Skip to main content

Making sense of Hype Cycle for Big Data



A few days back Gartner published Hype Cycle for Big Data,2012  and Hype Cycle for Cloud Computing,2012. We reviewed them and compared it with 2011 report and here are a few key new take-away from the 2012 Gartner reports.

The good news which had been expected by research followers is that Big Data has moved from ‘On the Rise’ to ‘At the Peak’.

However, the report goes on to add that Big Data will probably soon move into the Trough of Disillusionment in 2012 where it will mature in terms of offerings, solutions and technology maturity.  This was stated in its Hype Cycle for Cloud Computing, 2011 report also but seems Gartner is now more upbeat about technology players because it goes on to add “However, big data should spend very little time in the trough”.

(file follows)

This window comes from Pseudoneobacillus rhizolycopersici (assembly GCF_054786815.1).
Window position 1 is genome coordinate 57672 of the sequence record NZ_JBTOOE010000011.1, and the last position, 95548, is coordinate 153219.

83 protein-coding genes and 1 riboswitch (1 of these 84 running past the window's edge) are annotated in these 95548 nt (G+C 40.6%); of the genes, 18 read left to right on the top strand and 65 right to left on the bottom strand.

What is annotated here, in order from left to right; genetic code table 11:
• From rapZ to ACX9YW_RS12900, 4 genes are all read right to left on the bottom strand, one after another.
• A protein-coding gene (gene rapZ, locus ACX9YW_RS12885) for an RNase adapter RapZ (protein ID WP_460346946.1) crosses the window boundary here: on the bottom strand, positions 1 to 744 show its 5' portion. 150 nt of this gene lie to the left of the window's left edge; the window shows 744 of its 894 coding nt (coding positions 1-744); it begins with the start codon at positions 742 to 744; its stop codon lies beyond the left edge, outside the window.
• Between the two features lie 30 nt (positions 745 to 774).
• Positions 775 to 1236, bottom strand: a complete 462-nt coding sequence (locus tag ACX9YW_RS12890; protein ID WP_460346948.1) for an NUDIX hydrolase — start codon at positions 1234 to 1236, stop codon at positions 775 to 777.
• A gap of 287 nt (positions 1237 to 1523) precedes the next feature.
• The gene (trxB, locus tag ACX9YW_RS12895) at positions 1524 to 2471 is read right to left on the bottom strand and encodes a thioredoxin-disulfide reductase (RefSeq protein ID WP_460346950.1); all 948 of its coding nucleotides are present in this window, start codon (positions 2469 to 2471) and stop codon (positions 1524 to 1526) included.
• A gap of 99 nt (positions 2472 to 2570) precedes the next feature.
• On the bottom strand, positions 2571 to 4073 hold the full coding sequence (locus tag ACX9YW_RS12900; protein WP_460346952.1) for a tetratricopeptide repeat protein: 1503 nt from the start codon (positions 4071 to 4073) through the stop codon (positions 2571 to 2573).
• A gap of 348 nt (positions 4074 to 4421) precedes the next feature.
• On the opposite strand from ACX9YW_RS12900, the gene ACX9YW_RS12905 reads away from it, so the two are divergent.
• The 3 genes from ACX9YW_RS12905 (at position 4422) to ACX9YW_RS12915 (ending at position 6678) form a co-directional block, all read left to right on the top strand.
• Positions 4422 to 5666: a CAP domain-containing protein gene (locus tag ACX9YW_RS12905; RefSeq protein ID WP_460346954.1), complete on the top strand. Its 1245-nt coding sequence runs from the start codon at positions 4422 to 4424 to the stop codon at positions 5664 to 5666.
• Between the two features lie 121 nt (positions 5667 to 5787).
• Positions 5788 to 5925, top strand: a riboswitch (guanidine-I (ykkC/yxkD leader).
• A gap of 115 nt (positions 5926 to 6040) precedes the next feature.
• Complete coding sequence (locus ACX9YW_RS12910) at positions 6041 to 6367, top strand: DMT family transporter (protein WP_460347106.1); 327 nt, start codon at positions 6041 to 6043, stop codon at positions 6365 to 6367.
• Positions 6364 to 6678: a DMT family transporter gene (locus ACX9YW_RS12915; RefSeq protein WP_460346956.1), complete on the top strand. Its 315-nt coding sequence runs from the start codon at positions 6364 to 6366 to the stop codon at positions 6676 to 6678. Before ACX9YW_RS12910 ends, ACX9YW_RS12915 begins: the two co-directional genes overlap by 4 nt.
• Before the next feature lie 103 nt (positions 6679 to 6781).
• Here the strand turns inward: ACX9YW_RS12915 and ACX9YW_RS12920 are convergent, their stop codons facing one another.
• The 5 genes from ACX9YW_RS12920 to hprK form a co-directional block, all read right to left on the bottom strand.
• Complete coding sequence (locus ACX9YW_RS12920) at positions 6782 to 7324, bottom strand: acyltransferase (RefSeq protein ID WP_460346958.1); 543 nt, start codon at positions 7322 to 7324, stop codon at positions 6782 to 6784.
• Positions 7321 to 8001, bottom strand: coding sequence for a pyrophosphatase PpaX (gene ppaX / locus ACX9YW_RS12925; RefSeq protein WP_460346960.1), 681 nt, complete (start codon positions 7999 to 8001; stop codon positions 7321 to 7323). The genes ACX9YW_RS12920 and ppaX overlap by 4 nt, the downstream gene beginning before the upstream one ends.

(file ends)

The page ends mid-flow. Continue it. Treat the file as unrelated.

The Hype Cycle for Cloud Computing, 2012 report also states that there will be attempts to combine MapReduce with Graph as well as natural-language processing and text analytics. Refer one of our articles on Facebook’s one such attempt among its many successful use cases.
The slight worrisome statement from the report is that “big data assets, such as images, video, sound and even three-dimensional object modeling, will also drive big data into the trough”. We know a lot of research is already happening on this and have in this site tried to cover one such architectural solution for Hadoop usage in video, sound search and modeling.